Media Player Q&A: Q7 Are there any special considerations people with large music libraries need to address?

Media Player Q&A: Q7 Are there any special considerations people with large music libraries need to address?

7. Are there any special considerations people with large music libraries need to address?

Jonathan Reichbach, President, Sonic Studio (Amarra)

For large libraries we would recommend using the latest version of iTunes. We have found the current version of iTunes capable of supporting larger libraries, with several reports from users with over 100,000 songs. For larger collections we would defer to the forums for information on managing multiple audio libraries.
Damien Plisson, Founder, Audirvana, (Audirvana Plus)
Nothing special other than paying attention to the metadata of their audio files to find them quickly using iTunes.

Note that Audirvana Plus provides a "proxy files" feature to get all its playable files (including FLAC, APE, all DSD formats incl. SACD ISO, …) catalogued by iTunes.

Tim Murison, Co-Founder & CTO, BitPerfect Sound Inc., (BitPerfect)
Not with BitPerfect since it uses iTunes as the music library. I'm sure Apple have the resources to handle people with large libraries :)
Stephen F. Booth, Founder and Developer, sbooth.org, (Decibel)
Yes, file management is a concern with large music libraries. Actual playback is really no different, but with a multi-terabyte collection just finding tracks to play can be a challenge! Editing tags and organizing music into folders also become a chore, particularly if one doesn't like the default structure imposed by players like iTunes. In fact, extremely large libraries can bring some players to a screeching halt due their sheer size. I'm not aware of any software on the Mac that can elegantly handle enormous libraries, but I'm working hard to fill the gap.
Jussi Laako, Owner, Signalyst, (HQ Player)
Having consistent and correct metadata becomes essential. This should be taken into account already when ripping CDs, since internet databases tend to contain inconsistent information, especially for classical music.
Josef Piri & Marcin Ostapowicz, JPlay (JPlay)
They should back up their libraries from time to time as hard drives fail once in a while.
Jim Hillegass, Founder and CEO, JRiver (JRiver Media Center)
Speed. JRiver has the fastest database available for media files. With large libraries, JRiver Media Center is 5x to 100x faster than iTunes or Windows Media Player.
Dr. Rob Robinson, Director of Engineering, Channel D, (Pure Music)
High resolution (192 / 24 or DSD format) audio comes in at about 2 to 3 gigabytes or more per album. So you can see that a collection of only a few thousand albums will consume the largest single drive mechanisms. The solution is a multi-bay NAS drive, connected by wired Ethernet. This allows placing the music storage outside the listening room, and can be shared by more than one computer. Most NAS drives are computers themselves, specially configured and designed for low power consumption and optimized for file storage. Our reference system has a 12 terabyte NAS, to allow for expandability, with a separate 24 terabyte NAS for backup at another physical location (because data mirroring schemes used in a single NAS drive are not a substitute for backup).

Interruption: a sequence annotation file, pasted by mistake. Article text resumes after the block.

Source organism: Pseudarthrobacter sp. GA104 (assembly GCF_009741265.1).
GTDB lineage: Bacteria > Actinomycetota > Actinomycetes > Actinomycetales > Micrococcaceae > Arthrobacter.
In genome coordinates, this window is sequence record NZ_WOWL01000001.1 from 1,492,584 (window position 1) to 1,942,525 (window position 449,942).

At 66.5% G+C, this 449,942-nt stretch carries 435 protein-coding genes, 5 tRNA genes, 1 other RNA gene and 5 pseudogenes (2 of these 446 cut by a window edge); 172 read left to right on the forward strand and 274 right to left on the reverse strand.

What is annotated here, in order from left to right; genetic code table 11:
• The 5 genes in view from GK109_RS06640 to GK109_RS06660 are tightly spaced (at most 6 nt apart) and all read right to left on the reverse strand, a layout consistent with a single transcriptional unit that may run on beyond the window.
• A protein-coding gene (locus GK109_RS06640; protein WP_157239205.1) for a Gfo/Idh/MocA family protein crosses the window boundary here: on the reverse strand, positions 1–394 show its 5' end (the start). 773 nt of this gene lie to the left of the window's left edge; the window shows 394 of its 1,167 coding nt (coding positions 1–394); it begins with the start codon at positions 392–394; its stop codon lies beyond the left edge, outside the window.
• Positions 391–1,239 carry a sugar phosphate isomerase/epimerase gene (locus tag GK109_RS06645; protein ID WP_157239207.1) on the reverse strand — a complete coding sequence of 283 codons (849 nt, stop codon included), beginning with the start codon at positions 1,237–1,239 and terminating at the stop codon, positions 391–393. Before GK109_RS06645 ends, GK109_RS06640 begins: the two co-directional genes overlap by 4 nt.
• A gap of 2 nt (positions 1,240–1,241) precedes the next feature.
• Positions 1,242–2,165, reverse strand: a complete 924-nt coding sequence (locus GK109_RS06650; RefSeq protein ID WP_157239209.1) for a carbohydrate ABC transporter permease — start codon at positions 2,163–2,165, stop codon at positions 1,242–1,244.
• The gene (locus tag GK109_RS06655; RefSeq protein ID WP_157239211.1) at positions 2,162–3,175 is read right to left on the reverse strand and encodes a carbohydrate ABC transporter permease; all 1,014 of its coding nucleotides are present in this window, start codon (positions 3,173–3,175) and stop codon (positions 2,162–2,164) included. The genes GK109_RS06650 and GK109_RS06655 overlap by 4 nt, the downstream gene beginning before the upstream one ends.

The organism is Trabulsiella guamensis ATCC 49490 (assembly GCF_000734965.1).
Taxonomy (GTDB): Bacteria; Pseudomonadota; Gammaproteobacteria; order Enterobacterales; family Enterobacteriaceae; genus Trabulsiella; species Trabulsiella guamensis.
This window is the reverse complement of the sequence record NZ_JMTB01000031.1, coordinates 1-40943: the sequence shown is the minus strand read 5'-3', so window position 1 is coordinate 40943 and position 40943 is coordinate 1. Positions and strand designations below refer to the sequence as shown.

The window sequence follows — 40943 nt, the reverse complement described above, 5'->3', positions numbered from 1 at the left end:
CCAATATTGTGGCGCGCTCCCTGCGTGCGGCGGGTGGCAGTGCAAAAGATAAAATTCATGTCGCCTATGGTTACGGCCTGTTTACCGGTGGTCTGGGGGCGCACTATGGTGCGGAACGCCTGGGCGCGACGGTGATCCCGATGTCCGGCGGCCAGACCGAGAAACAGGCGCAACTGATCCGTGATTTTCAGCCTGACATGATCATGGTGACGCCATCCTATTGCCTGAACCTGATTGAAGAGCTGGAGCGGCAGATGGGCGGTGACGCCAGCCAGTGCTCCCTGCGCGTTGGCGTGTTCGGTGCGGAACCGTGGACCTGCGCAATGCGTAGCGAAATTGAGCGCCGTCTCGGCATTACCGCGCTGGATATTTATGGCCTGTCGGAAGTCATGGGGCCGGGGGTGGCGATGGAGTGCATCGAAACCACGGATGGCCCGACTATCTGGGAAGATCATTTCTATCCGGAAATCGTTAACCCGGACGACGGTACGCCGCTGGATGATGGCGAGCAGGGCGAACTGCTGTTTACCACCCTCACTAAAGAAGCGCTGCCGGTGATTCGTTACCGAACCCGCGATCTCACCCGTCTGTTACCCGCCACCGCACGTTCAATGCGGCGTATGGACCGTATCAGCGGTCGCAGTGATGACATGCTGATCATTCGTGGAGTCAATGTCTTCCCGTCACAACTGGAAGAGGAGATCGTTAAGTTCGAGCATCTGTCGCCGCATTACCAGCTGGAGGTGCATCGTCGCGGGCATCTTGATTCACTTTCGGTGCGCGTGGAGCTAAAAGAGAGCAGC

COMMENTS
Vincent Kars's picture

A nice example: http://yabb.jriver.com/interact/index.php?topic=73918.0

High resolution (192 / 24 or DSD format) audio comes in at about 2 to 3 gigabytes or more per album

A common misunderstanding: the library is the database containing the tags, not to be mistaken for the amount of data.

Robinson makes a good point, RAID is not a backup as indeed RAID stores all your cockpit errors like deleting the wrong files redundantly!

Michael Lavorgna's picture

A common misunderstanding: the library is the database containing the tags, not to be mistaken for the amount of data.

I was using 'library' liberally to include the actual files as well as the db. From a certain perspective, such as the one this question addresses, this is the case since a "Library" of tags without the associated music files would be kinda...quiet and small. ;-)

Mike Rubin's picture

 I find Stephen Booth's comments encouraging.  Out of all the third-party music playback/database apps I've ever used, Decibel is the least capable of handling large playlists.  I haven't encountered problems once my collection playlist loads and am very pleased with the sound of Decibel, but it routinely takes 15-20 minutes just to get Decibel up and running on an early 2008 MacBook Pro with 2 gb RAM and a playlist consisting of about 1 TB of FLAC, mp3, and mp4 files.  I do hope that Mr. Booth is "working hard" to make his product more large-collection friendly. 

labjr's picture

For me magnetic discs(hard drives) have more problems with reliability than CD's or DVD discs. I have many files I've ripped from CDs and DVD-A discs that become corrupted over time. I have FLAC files that won't decompress. I imagine when I have several terabyes of music ripped and downloaded, managing all of this will become a huge task.